ion is interpreted to originate from both water-silicate mineral reactions and the decomposition of cement concretes. Trichloroethylene (TCE) was detected at 12 sites of total 18 sites. However, tetrachloroethylene (PCE) was detected at f sites and 1.1.1-trichloroethane (TCA) at 3 sites. According to the factor analysis, factor 1 was explained by 49.8%, factor 2 19.8%, and factor 3 11.0% with total 80.6% explanation. pH, TDS, salinity,
were positively highly loaded to factor 1. The chemical components loaded to factor 1 represent the chemical characteristics of both industrial pollution and influence by salt water. Based on the cluster analysis and distribution pattern of chemical components, the concentration of
is high in the riverside area of the Nakdong River composed of coastal sediments that is influenced by salt water. The downstream area of the Hakjang Stream is judged to be affected by both salt water and artificial pollution. The other part of the study area is interpreted by anthropogenic pollution.
Geology in Drainage Field of the Imha Dam and Origins of High Turbid Water in the Imha Lake, Andong
Hwang, Sang-Koo ; Jeong, Gi-Young ;
Economic and Environmental Geology, volume 39, issue 6, 2006, Pages 771~786
Imha lake has a high turbid water which keeps up during a few months, as comparing to other dams. Origins of the high turbid water derive from suspended materials which compose of micro particles of clay and rock-forming minerals. They are the weathered products from surface rocks that relate with particular geology in drainage field of the Imha dim. Accordingly we have fundamentally surveyed the kinds, properties, distribution and structures of general geology, found a few particular geology that source clay materials, and traced the passage that their weathered products enter the dam. We have suggested the basic origins of increase in turbid degree from detecting kinds and behavior of the suspended materials cause high turbid water in the Imha lake.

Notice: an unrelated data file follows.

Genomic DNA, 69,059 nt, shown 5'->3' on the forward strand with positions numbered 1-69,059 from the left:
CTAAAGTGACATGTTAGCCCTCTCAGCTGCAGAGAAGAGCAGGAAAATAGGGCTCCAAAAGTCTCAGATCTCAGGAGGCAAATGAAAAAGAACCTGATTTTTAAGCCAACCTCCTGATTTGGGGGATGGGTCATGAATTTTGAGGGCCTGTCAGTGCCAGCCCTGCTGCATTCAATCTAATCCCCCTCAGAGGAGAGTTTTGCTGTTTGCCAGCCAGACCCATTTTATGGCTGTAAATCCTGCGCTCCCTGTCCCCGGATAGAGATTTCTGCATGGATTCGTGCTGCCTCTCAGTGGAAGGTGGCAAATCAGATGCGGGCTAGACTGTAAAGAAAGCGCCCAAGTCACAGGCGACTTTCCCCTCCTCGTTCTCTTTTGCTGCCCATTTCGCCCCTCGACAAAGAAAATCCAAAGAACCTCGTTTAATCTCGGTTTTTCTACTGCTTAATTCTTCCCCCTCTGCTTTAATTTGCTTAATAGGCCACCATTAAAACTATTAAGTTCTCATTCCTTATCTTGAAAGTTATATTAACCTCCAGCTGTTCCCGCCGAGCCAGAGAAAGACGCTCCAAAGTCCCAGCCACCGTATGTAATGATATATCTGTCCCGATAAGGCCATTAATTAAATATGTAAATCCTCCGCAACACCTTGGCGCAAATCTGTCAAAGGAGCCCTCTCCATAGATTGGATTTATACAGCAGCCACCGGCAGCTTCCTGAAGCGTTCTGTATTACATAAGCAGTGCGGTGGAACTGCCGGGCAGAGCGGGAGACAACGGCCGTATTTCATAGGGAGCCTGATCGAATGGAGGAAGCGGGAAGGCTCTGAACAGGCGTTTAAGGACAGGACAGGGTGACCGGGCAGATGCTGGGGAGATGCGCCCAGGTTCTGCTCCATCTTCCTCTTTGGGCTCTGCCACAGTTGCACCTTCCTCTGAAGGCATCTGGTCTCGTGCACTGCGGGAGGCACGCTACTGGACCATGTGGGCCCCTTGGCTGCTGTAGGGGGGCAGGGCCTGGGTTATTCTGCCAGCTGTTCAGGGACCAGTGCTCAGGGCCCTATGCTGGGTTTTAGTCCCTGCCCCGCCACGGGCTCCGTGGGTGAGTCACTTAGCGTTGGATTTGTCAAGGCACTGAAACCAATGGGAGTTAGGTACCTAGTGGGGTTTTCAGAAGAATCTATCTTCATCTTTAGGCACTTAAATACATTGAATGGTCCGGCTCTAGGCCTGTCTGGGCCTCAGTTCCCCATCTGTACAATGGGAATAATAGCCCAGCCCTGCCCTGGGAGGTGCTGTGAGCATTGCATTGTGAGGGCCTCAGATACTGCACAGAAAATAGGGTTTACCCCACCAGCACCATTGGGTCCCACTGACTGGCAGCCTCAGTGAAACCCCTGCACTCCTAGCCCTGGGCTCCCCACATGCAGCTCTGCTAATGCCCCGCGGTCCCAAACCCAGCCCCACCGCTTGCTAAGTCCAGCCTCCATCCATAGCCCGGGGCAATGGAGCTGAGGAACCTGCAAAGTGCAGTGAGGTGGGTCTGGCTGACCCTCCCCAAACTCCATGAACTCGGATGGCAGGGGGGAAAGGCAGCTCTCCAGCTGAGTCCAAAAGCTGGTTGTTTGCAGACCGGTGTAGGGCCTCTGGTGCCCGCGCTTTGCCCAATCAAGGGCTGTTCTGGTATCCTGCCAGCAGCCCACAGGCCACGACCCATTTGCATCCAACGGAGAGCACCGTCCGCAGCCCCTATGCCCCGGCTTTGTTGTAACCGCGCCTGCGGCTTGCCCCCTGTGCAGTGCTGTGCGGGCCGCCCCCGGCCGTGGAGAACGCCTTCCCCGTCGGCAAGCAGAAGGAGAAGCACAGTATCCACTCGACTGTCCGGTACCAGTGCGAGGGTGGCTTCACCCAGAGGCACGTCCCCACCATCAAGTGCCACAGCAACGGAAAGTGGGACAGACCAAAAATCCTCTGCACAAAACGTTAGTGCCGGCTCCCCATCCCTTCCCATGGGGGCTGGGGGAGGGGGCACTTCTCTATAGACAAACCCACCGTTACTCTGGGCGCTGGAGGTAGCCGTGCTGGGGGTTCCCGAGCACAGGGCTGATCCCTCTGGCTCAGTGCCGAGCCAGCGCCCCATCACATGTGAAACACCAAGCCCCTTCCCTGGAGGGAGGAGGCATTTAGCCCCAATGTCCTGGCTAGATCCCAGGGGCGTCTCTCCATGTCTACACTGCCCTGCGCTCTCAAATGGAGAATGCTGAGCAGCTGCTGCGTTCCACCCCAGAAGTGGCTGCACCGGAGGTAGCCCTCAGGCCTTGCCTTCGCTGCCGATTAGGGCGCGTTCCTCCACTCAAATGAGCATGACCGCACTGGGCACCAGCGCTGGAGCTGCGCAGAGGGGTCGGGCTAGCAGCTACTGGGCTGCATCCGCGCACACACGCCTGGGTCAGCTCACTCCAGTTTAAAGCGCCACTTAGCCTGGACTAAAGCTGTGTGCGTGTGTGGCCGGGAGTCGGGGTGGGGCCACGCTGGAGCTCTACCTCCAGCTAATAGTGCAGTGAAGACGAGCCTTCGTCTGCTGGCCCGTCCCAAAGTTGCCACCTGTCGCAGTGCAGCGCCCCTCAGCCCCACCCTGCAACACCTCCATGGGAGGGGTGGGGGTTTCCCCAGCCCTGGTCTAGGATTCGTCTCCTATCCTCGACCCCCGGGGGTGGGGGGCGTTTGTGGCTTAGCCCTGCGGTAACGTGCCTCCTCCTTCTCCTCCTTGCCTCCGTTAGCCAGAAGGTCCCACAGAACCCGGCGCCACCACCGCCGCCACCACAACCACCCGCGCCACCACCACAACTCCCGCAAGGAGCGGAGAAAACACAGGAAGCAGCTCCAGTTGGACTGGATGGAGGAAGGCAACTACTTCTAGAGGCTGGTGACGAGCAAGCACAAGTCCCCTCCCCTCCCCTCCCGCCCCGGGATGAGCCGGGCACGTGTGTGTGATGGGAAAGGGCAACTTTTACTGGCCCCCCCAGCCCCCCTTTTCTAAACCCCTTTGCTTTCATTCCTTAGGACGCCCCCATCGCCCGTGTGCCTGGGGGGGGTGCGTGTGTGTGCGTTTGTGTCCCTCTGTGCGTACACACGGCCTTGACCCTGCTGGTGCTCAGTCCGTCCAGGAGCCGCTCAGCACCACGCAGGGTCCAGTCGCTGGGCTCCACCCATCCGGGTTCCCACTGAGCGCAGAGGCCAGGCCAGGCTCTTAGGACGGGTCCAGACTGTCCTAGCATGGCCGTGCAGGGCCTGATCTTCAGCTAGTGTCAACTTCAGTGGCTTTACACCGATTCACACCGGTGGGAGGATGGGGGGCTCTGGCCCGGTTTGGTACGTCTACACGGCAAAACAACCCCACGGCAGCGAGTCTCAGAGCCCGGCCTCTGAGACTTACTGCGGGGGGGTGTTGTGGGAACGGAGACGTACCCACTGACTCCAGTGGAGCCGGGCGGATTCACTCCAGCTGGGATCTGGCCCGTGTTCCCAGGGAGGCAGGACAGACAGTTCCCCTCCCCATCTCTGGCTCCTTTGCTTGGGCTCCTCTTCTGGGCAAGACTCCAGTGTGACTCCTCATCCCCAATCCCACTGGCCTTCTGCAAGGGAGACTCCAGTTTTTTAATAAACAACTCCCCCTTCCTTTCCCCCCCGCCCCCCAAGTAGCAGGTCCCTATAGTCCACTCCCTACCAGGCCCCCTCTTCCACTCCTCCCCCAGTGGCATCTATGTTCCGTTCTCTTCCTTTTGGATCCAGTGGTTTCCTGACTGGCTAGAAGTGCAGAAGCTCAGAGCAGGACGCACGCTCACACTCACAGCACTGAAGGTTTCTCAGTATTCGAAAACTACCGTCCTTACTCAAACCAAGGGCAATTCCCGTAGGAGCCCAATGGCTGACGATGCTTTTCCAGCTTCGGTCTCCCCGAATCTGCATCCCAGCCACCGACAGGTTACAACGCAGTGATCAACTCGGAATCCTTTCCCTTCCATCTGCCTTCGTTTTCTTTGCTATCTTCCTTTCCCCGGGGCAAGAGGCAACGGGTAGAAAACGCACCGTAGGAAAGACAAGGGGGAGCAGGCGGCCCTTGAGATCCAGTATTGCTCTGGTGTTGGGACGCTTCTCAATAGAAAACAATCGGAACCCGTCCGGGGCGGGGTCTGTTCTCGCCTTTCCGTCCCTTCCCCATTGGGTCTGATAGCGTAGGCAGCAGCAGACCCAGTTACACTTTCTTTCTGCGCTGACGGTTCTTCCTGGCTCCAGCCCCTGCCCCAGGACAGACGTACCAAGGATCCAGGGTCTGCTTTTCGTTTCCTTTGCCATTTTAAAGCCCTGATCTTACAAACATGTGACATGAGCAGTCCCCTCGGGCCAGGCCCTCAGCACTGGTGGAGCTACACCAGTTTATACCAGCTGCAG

A Study on Application Methods to Economic Impact Analysis on R&D of Geoscience and Mineral Resources in Input-Output-Outcome Perspective
Ahn, Eun-Young ; Kim, Seong-Yong ;
Economic and Environmental Geology, volume 39, issue 6, 2006, Pages 787~801
Focused in the characteristic of R&D on Geoscience and Mineral Resources as basic research area, we survey on methods of public works' economic impact analysis including cost-benefit analysis and resent technology evaluation methods and suggest apply-methods to conduct economic impact analysis on R&D of geoscience and mineral resources. To conduct economic impact analysis on the basic research area, it need to identification research's out-come not just output. In this perspective, we propose a method, Input-Output-Outcome Roadmapping to identify the outcome of R&D and show the relation of input, output, and outcome of R&D. Furthermore, noticing the different effects of R&D from public works, we directly evaluate the use-value of the academic theory or geological maps through Contingent Valuation Method(CVM) and others developed as evaluation methods on environmental goods. In indirect application methods, it can evaluate the partial of the pubic works' benefit with assuming R&D factors if R&D is a part of public works. If not, we evaluate the R&D's value as reductions of costs or additions of benefit with finding related public works.